President Bush and his national security adviser have answered critics of the Iraq war in recent days with a two-pronged argument: that Congress saw the same intelligence the administration did before the war, and that independent commissions have determined that the administration did not misrepresent the intelligence.
Neither assertion is wholly accurate.
That's a very polite way of putting it.
Bush and his aides had access to much more voluminous intelligence information than did lawmakers, who were dependent on the administration to provide the material. And the commissions cited by officials, though concluding that the administration did not pressure intelligence analysts to change their conclusions, were not authorized to determine whether the administration exaggerated or distorted those conclusions…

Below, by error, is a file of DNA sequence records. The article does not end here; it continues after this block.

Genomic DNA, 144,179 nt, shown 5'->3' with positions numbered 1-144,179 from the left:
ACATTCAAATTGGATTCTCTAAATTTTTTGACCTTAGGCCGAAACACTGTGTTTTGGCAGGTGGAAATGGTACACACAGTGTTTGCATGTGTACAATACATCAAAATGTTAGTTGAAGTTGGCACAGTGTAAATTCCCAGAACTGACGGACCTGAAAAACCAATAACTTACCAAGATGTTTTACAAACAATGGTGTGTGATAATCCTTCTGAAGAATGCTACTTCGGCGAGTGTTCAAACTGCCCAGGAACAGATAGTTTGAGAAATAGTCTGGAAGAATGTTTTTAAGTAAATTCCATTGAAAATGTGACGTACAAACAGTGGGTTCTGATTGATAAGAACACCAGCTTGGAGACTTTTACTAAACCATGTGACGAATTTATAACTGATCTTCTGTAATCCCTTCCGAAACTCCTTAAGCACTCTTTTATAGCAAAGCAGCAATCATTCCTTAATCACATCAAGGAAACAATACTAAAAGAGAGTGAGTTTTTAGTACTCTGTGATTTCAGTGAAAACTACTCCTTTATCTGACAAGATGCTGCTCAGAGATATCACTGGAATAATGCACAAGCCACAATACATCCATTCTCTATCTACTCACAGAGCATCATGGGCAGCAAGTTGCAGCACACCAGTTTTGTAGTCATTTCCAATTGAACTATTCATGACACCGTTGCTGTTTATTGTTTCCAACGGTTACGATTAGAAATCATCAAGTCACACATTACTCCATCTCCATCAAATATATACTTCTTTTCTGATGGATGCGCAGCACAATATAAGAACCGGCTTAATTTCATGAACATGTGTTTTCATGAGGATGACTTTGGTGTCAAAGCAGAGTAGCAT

The WaPo article is a quick read, and an important one.
Bottom line: Congress didn't really see the "same intelligence" the White House saw. Mister Bush's "independent commission" on WMD wasn't ordered to investigate the administration's use of intelligence, so they didn't. And the Senate investigation was supposed to investigate the intelligence manipulation, but hasn't done so yet.
Bush and Hadley are, as usual, full of it.